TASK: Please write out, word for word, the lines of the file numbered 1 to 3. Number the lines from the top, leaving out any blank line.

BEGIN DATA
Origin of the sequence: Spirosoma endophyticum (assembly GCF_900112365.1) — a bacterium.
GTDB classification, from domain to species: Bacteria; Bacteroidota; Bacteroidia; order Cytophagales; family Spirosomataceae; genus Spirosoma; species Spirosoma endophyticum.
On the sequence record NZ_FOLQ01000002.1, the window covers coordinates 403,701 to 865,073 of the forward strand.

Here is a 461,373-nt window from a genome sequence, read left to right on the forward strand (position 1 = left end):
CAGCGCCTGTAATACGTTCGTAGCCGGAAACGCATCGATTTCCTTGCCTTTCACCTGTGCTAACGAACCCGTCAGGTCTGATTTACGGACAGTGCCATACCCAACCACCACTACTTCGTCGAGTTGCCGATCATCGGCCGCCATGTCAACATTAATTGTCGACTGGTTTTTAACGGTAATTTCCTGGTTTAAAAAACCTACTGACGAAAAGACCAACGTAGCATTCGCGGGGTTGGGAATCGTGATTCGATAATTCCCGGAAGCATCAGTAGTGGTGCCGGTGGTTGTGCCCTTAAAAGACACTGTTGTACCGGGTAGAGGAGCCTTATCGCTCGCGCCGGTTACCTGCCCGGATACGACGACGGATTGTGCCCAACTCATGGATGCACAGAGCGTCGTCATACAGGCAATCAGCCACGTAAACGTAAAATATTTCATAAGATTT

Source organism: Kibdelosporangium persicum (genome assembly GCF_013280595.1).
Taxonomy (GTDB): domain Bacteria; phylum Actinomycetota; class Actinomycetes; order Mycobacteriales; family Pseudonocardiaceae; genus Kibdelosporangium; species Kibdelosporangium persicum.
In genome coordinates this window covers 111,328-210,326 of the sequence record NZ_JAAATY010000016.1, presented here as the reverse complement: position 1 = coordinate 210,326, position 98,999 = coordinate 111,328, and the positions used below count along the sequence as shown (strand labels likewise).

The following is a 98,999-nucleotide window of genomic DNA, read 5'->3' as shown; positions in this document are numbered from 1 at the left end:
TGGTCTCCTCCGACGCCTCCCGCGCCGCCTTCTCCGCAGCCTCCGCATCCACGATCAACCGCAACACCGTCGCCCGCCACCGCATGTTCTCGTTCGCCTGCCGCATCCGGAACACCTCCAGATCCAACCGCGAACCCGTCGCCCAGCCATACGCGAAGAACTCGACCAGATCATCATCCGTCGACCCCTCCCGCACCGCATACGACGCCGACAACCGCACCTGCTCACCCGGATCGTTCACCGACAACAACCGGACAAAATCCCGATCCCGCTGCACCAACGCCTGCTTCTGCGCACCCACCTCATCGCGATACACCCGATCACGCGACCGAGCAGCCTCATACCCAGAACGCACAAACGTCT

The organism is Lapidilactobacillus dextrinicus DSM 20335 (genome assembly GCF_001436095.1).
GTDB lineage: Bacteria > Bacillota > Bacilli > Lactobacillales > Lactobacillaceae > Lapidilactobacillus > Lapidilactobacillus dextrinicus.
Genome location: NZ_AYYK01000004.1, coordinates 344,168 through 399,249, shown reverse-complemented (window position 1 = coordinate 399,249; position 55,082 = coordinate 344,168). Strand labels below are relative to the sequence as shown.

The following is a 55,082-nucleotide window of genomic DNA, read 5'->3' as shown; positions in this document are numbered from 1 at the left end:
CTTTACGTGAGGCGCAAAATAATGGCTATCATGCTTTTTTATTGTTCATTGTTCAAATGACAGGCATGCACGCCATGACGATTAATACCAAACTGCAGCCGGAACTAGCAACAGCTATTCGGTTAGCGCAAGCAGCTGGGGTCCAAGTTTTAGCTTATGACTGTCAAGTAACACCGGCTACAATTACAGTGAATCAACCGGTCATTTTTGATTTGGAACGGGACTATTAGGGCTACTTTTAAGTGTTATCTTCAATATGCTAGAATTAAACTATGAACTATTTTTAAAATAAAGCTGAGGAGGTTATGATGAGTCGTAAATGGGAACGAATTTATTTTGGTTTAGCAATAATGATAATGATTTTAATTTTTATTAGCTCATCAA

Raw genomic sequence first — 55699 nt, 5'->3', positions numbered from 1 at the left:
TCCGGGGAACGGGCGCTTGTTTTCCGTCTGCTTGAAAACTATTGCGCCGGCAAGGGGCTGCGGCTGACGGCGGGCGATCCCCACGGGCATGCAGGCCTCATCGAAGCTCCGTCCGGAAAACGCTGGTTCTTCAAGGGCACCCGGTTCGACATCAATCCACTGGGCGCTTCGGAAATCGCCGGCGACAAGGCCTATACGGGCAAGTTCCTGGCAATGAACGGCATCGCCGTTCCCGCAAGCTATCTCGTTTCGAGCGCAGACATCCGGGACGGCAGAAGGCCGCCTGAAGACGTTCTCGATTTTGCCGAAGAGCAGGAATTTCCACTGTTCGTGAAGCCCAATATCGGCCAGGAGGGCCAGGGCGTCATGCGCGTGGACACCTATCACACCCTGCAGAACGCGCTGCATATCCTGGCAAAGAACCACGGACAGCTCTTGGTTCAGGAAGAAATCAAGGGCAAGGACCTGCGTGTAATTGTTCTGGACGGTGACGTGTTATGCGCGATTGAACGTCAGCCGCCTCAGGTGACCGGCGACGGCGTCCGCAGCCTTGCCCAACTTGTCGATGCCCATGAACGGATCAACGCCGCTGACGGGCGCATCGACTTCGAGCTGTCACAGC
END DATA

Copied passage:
Origin of the sequence: Spirosoma endophyticum (assembly GCF_900112365.1) — a bacterium.
GTDB classification, from domain to species: Bacteria; Bacteroidota; Bacteroidia; order Cytophagales; family Spirosomataceae; genus Spirosoma; species Spirosoma endophyticum.
On the sequence record NZ_FOLQ01000002.1, the window covers coordinates 403,701 to 865,073 of the forward strand.